Toi Ohomai Student Glad to Return After COVID-19 Setbacks

Liyue Xu

Thursday, 27 Jan 2022

Liyue Xu is looking forward to finishing his studies after being stuck overseas for months due to COVID-19 restrictions. 

Liyue was two years into a three-year degree course at Toi Ohomai Institute of Technology when COVID-19 hit New Zealand shores in 2020. The news of the pandemic was a shock and Liyue was nervous about what was in store so quickly returned to China to be with his family. 

He originally came to New Zealand in 2018 and had enrolled to study at Toi Ohomai because he could transfer credits from Qingdao Technical College (QTC), an educational institute in China. 

“When I came to Rotorua I was so amazed with all the tourism attractions there. The city itself is so small compared to where I came from, but I quickly found my place here and decided it was where I wanted to live.” 

While Liyue was back in China, the pandemic escalated and New Zealand closed its borders and the country was plunged into lockdown. 

The border closure was sudden and sharp and Liyue, along with thousands of other international students were stuck overseas, unable to return to New Zealand to complete their studies.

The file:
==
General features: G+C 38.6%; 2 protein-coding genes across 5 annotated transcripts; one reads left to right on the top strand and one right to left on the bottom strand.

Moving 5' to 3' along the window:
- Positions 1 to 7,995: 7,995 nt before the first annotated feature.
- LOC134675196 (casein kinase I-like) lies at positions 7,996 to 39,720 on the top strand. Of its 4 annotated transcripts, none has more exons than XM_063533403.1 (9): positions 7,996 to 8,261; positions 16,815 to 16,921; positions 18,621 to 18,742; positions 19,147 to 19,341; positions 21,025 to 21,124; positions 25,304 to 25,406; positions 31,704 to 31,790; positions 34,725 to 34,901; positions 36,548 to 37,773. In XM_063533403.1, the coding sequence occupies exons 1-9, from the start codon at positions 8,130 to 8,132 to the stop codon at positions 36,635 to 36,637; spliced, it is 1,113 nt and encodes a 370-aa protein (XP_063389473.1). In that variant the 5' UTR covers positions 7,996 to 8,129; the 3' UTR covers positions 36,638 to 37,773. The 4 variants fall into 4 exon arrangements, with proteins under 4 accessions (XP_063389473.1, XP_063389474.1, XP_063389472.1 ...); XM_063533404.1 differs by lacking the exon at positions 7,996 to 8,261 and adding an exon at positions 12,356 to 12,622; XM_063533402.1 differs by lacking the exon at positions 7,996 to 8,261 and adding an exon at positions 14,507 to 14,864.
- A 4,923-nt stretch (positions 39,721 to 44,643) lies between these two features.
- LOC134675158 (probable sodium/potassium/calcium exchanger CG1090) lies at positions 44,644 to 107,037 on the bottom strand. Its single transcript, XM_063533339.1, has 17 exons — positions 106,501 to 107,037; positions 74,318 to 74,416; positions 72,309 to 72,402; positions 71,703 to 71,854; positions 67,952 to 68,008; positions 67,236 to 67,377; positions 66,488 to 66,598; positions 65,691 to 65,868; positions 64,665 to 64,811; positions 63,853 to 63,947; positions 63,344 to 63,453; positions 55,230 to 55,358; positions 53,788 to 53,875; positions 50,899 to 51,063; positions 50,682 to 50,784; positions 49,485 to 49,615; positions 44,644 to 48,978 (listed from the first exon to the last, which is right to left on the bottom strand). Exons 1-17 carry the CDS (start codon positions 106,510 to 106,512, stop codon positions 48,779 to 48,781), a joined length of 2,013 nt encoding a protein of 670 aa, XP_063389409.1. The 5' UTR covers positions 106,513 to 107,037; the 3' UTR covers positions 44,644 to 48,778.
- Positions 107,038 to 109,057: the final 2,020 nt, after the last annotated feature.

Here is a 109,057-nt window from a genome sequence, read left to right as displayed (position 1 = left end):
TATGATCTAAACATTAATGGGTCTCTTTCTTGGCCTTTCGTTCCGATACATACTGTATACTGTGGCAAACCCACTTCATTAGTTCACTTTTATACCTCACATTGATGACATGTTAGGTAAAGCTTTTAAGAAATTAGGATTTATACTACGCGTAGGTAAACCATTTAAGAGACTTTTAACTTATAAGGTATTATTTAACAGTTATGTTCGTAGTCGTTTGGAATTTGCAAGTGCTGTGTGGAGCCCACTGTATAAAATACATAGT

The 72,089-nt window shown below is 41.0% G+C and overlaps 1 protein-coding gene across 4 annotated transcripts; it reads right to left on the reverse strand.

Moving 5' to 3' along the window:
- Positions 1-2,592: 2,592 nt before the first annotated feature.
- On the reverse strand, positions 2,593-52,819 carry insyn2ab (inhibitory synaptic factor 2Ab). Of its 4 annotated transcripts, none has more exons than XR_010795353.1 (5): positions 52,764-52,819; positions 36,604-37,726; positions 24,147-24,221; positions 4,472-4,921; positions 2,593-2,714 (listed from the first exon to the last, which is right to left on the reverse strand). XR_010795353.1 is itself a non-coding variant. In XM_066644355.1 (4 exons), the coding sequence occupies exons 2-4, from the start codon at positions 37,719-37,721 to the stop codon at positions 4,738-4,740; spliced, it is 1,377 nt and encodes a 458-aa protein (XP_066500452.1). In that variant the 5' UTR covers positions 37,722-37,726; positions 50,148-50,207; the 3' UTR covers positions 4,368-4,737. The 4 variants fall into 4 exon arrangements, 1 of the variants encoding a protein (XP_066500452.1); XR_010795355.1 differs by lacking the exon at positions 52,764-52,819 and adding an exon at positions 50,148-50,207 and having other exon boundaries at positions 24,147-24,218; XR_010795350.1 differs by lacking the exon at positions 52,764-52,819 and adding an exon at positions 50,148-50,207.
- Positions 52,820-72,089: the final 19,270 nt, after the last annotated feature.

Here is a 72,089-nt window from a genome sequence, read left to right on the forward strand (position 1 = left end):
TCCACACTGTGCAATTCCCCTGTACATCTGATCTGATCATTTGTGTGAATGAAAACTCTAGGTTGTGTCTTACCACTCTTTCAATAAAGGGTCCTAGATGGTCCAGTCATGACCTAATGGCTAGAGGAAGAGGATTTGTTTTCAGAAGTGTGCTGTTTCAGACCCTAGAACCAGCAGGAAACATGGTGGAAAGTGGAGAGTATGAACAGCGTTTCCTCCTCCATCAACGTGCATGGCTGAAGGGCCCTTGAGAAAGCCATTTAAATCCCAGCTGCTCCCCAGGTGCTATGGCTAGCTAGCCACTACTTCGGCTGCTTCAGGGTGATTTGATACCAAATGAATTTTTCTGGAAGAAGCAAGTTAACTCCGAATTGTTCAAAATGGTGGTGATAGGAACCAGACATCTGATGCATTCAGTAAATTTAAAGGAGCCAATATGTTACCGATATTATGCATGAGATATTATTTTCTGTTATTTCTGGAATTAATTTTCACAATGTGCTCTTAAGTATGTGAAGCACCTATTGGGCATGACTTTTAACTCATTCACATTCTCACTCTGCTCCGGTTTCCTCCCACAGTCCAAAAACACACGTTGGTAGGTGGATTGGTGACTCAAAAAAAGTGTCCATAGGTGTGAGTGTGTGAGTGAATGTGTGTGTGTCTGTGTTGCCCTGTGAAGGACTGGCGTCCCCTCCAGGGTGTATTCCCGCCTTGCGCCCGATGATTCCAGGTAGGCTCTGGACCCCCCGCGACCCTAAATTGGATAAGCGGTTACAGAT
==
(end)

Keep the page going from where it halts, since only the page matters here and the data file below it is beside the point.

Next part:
The time in limbo was tough for Liyue, who didn’t know if or when he would be able to return to complete his final year of studies.  

In 2021, the New Zealand Government permitted the return of 1000 international students, the criteria were strict and three Toi Ohomai students were approved. 

“I kept in touch with staff who were in charge of international students and they just show patient and professional attitudes in helping me to apply for one of the returning student positions, luckily, I met the requirements of the Immigration Department.”

Liyue was sad to be leaving his friends and family but relieved he was able to return to complete his Bachelor of Applied Tourism and Hospitality. However, upon arriving back in New Zealand he was faced with another setback, being in level 3 lockdown due to a community outbreak of Delta.  

He says his experience in MIQ was good and he was grateful for the staff for keeping people safe. 

“The whole experience was pretty good. I have already experienced isolation life in China in 2020 when I first arrived back.”

Liyue took to the internet to document his MIQ experience, setting up a blog with regular photos and updates of life in isolation. 

But, now he is back on track and once he has finished his studies, he wants to soak up all that New Zealand’s tourism industry has on offer. 

“I want more experiences in the tourism and hospitality industry. I want to learn more about tourism in New Zealand.” 

With borders expected to reopen, Liyue says prospective students shouldn’t give up on their dreams. 

“Get vaccinated and don’t give up on your study, wherever you are. Keep checking in with immigration officials and the Toi Ohomai International Team who are very professional and will guide you.” 

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